We strongly believe that art is not just a means or a medium. Art has an immense potential for social transformation and empowerment within communities. It can support the active process of helping to understand and displaying interdependences between different dimensions of human crisis that lead us on the search for pathways to a post-fossil fuel age, and on to a new era of human development based on aesthetics of sustainability.
It is art in public space, art in the public interest, and art as public interest that we must promote re-occupying and transforming the communication spaces within cities. It is the intuitive and transformative power of art that we need to explore and bring to fruition through the support and acknowledgment of artists works and their projects. Therefore, we will also have to discuss in this conference what type of financial, structural, or institutional support is needed to facilitate international cultural and artistic projects. For years there has been an ongoing debate in Germany over sectoral and departmental responsibilities between ministries, rather than action taken on developing integrative funding designs that can cope with recent developments and trends of the transdisciplinary nature of project designs. This also relates to finance instruments for international art cooperation. But it is not just a problem we face here in Germany. There is also a lack of appropriate funding structures internationally and a lack of democratic participation in their designs. To this point, we hope that the conference will inspire impulses that we can carry into national and international policy-making processes. One concrete idea: A Fund for Aesthetics and Sustainability has been developed and will be presented during this conference in one of the Forums; a print version will be made available for those interested.
This conference seeks to influence the cultural politics of the future. This is a high aspiration. The Heinrich Böll Foundation wants to contribute to its design and, therefore, supports visionaries and pioneers of social and ecological innovation worldwide. Artists are, among other things, special agents in this urgently needed cultural transformation process. Such a paradigm shift implies reforming our ways of learning and acting upon our knowledge of reality.
I have worked for many years on the nexus of continuing crises. After the financial crisis of 2008, I am even more convinced that we cannot leave the world in the hands of experts. We all need to get involved, each and every one of us. Aesthetics is the sum of all our perceptions. It helps us to understand complex systems. And we should not be afraid of complexity. This power of perception is not an exclusive realm of art, but should be claimed – reclaimed – by each and every one of us.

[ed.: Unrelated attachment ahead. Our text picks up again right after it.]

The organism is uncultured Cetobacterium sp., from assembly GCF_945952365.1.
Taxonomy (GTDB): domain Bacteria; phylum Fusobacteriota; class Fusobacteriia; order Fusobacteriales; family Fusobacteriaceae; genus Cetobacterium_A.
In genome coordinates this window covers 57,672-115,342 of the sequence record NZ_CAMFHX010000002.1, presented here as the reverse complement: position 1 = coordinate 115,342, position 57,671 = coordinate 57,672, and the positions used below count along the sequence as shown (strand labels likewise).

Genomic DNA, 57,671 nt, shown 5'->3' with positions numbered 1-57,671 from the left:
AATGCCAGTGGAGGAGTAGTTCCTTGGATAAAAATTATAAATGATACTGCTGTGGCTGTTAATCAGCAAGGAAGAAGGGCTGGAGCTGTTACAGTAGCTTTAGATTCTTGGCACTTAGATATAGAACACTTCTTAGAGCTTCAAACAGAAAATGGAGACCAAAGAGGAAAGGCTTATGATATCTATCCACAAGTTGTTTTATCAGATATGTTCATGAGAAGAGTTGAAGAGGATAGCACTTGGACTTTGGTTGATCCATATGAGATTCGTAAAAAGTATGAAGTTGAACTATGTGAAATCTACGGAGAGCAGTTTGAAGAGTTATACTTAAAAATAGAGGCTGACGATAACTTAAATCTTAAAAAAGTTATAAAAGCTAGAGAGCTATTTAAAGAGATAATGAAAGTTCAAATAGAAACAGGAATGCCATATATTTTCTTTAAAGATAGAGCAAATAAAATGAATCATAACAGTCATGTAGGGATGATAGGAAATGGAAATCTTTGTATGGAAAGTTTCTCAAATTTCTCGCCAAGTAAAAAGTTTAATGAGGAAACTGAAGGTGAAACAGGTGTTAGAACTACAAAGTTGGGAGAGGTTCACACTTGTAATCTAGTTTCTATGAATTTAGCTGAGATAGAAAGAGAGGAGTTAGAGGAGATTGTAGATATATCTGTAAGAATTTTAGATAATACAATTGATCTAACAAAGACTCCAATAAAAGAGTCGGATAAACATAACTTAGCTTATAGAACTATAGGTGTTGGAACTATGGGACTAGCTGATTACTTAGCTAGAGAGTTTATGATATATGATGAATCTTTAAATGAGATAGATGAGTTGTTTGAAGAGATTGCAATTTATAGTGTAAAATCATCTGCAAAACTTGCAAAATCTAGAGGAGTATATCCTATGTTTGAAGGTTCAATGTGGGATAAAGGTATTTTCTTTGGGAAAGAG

This is why the Heinrich Böll Foundation – both on the national and state levels – and all of the supporting partners have come together in the preparation of this conference. Let me summarise: Our mission is to promote cultural policy and funding designs that support art for social transformation processes towards cultures of sustainability; we also wish to explore the potentials of art for the public sphere and the new dimensions of knowledge production that research-based art and art-based research can offer.
I would like to thank each and every one of you for your interest in this conference and for your enduring commitment over the years. Thank you for coming to Germany from 36 different countries to debate, network, listen, practice, and learn over the next two days and – I guess – even nights.
As a matter of principle, I have refrained from the temptation to welcome any of you individually, because it would be an impossibly long list of so many extraordinary people sitting here in front of me. Let me once more express my sincere gratitude to the representatives of all cooperation and support partners of this conference who provided back-up support to offset the costs of this conference and the public evening event as well as travel costs for speakers of the conference.
All of you have mobilised your partner networks to bring in ideas and great contributions to shape the programme of this conference. Thank you all for your intellectual support and for making this conference a success.
I am very much looking forward to all your contributions.
It is my pleasure to invite now Dirk Scheelje, Member of the Board of the Heinrich Böll Foundation Schleswig-Holstein in the city of Kiel, to welcome you and to introduce the format and workflow of the conference.
Thank you very much.